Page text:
Centuries of conflict have left their mark on Northumberland is the shape of castles, bastles and Roman forts.
But the county is also studded with the legacy of the two world wars and the Cold War.
The extend of what still survives increasingly interested retired engineer Ian Hall, who lives in Alnwick, and became the object of walks with wife Elaine.
“Every walk for the past five years ended up at some pillbox or other,” says Ian. “The more I looked into what was done during the Second World War, the more astounding it became.”
What remains in Northumberland includes defended beaches, more than 200 pillboxes, practice trench systems, coastal and anti-aircraft gun sites, radar stations, airfields, live firing ranges, underground “resistance” bases and Cold War bunkers.
“You realise how much is still out there, and the more you look, the more you find,” says Ian. “A lot of what was constructed was never recorded as it was all done in such a rush.”
Ian set up his own Wanney Books operation to publish his findings, and his Relics of War: A Guide to the 20th Century Millitary Remains in the Northumberland Landscape, is available at £4.50 from www.wildsofwanney.co.uk . In the First World War, Fort Coulson gun emplacement was built to protect Blyth, and was pressed into service again in the next war.
The Roberts Battery was set up near Seaton Sluice and its gun control facility is now a house.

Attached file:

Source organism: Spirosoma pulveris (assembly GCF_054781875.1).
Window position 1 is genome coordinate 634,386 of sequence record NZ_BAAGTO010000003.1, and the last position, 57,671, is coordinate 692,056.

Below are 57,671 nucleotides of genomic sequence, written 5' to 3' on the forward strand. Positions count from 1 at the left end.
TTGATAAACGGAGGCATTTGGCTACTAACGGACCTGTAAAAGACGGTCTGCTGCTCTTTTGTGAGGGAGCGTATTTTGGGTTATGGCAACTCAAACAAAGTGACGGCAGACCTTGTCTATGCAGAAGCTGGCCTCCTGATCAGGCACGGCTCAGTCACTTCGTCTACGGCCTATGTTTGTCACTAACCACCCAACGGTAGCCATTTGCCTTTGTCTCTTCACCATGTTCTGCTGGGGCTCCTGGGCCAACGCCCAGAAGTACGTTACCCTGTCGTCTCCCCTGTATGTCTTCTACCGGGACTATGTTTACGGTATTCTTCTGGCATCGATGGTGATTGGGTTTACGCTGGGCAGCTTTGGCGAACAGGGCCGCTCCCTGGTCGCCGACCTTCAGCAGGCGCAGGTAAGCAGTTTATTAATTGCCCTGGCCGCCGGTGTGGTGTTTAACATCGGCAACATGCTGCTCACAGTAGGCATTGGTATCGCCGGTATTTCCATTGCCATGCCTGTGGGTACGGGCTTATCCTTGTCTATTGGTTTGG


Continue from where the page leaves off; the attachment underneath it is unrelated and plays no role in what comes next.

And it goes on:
Training trench systems were dug north of Rothbury and at Otterburn, and can still be seen in the landscape.
In the Second World War, RAF Acklington was a fighter base and some of its original buildings survive, including a pillbox with a mounting for an anti-aircraft gun on the roof.
Eight shell-proof pillboxes can be seen at Ottercops, which was a key radar installation. What was the officers’ mess also now serves as a house.
After Dunkirk, the threat of invasion was very real and a rapid programme of defence construction began.
Anti-tank concrete blocks were lined up along Northumberland beaches, with pillboxes.
At Druridge Bay, one pillbox was designed to look like a cottage.
There are also the remains of shore gun emplacements at Scremerston, and near Newbiggin-by- the-Sea and Lynemouth.
Inland “stop” lines of pillboxes were built to hold up the enemy. They followed the Coquet and Wansbeck, rivers and two subsidiary lines were built between Wooler and Belford and Wooler and Alnwick, which have survived almost completely.
Later, the emphasis was shifted to defending settlements such as Wooler, Alnwick, Belford and Morpeth, where a number of pillboxes remain.
Gun loopholes were created in existing structures and can still be spotted in places such as Alnwick cemetery wall and overlooking the town’s Lion Bridge, and near Telford Bridge in Morpeth.
“That the vast majority of these defences were constructed in less than four months is a staggering feat,” says Ian.
Pillboxes came in various designs, including the sandbag model.
Prefabricated versions, as seen near Dunstanburgh Castle, and the lozenge pillbox which can be found next to the ramparts of Old Bewick Iron Age hillfort are examples of fortifications many centuries apart.
Small auxiliary units of locals were trained to carry out sabotage raids and underground, air raid shelter-style “hides” were built for them.
Other locals were detailed to gather intelligence as they travelled around, leaving messages for units who would transmit the information from underground radio bases, some of which survive on private land.
There were RAF airfields at Eshott, Milfield near Wooler, Morpeth and Boulmer, with Druridge Bay, and sands at Goswick and Cheswick being used for live target practice for pilots.
In the Cold War there were around 30 underground bunkers in Northumberland and about half remain.